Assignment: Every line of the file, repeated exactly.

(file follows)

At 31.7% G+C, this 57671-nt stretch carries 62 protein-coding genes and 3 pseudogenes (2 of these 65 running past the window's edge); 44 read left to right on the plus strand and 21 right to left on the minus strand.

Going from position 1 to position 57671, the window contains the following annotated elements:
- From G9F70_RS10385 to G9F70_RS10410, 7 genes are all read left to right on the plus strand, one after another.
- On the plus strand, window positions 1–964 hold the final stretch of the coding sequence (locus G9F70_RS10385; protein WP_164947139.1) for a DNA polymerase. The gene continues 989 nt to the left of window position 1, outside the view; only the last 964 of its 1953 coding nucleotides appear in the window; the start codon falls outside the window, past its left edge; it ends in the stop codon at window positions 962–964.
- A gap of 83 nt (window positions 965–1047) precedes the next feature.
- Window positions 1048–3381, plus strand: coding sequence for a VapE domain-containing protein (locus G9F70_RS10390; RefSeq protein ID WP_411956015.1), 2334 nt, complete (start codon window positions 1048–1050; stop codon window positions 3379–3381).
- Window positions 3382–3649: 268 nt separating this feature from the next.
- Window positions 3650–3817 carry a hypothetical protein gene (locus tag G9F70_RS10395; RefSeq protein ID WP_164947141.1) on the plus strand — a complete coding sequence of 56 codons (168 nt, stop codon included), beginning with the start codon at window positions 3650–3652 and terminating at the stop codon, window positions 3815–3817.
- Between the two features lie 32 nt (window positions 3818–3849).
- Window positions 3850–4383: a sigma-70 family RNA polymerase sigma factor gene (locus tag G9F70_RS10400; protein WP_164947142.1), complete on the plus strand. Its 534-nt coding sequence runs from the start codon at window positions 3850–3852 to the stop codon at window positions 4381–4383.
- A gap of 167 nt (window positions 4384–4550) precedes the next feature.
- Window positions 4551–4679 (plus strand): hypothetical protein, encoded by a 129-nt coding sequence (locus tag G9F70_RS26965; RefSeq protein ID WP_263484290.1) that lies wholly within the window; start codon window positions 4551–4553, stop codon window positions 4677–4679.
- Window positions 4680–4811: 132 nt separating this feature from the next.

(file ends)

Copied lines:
At 31.7% G+C, this 57671-nt stretch carries 62 protein-coding genes and 3 pseudogenes (2 of these 65 running past the window's edge); 44 read left to right on the plus strand and 21 right to left on the minus strand.

Going from position 1 to position 57671, the window contains the following annotated elements:
- From G9F70_RS10385 to G9F70_RS10410, 7 genes are all read left to right on the plus strand, one after another.
- On the plus strand, window positions 1–964 hold the final stretch of the coding sequence (locus G9F70_RS10385; protein WP_164947139.1) for a DNA polymerase. The gene continues 989 nt to the left of window position 1, outside the view; only the last 964 of its 1953 coding nucleotides appear in the window; the start codon falls outside the window, past its left edge; it ends in the stop codon at window positions 962–964.
- A gap of 83 nt (window positions 965–1047) precedes the next feature.
- Window positions 1048–3381, plus strand: coding sequence for a VapE domain-containing protein (locus G9F70_RS10390; RefSeq protein ID WP_411956015.1), 2334 nt, complete (start codon window positions 1048–1050; stop codon window positions 3379–3381).
- Window positions 3382–3649: 268 nt separating this feature from the next.
- Window positions 3650–3817 carry a hypothetical protein gene (locus tag G9F70_RS10395; RefSeq protein ID WP_164947141.1) on the plus strand — a complete coding sequence of 56 codons (168 nt, stop codon included), beginning with the start codon at window positions 3650–3652 and terminating at the stop codon, window positions 3815–3817.
- Between the two features lie 32 nt (window positions 3818–3849).
- Window positions 3850–4383: a sigma-70 family RNA polymerase sigma factor gene (locus tag G9F70_RS10400; protein WP_164947142.1), complete on the plus strand. Its 534-nt coding sequence runs from the start codon at window positions 3850–3852 to the stop codon at window positions 4381–4383.
- A gap of 167 nt (window positions 4384–4550) precedes the next feature.
- Window positions 4551–4679 (plus strand): hypothetical protein, encoded by a 129-nt coding sequence (locus tag G9F70_RS26965; RefSeq protein ID WP_263484290.1) that lies wholly within the window; start codon window positions 4551–4553, stop codon window positions 4677–4679.
- Window positions 4680–4811: 132 nt separating this feature from the next.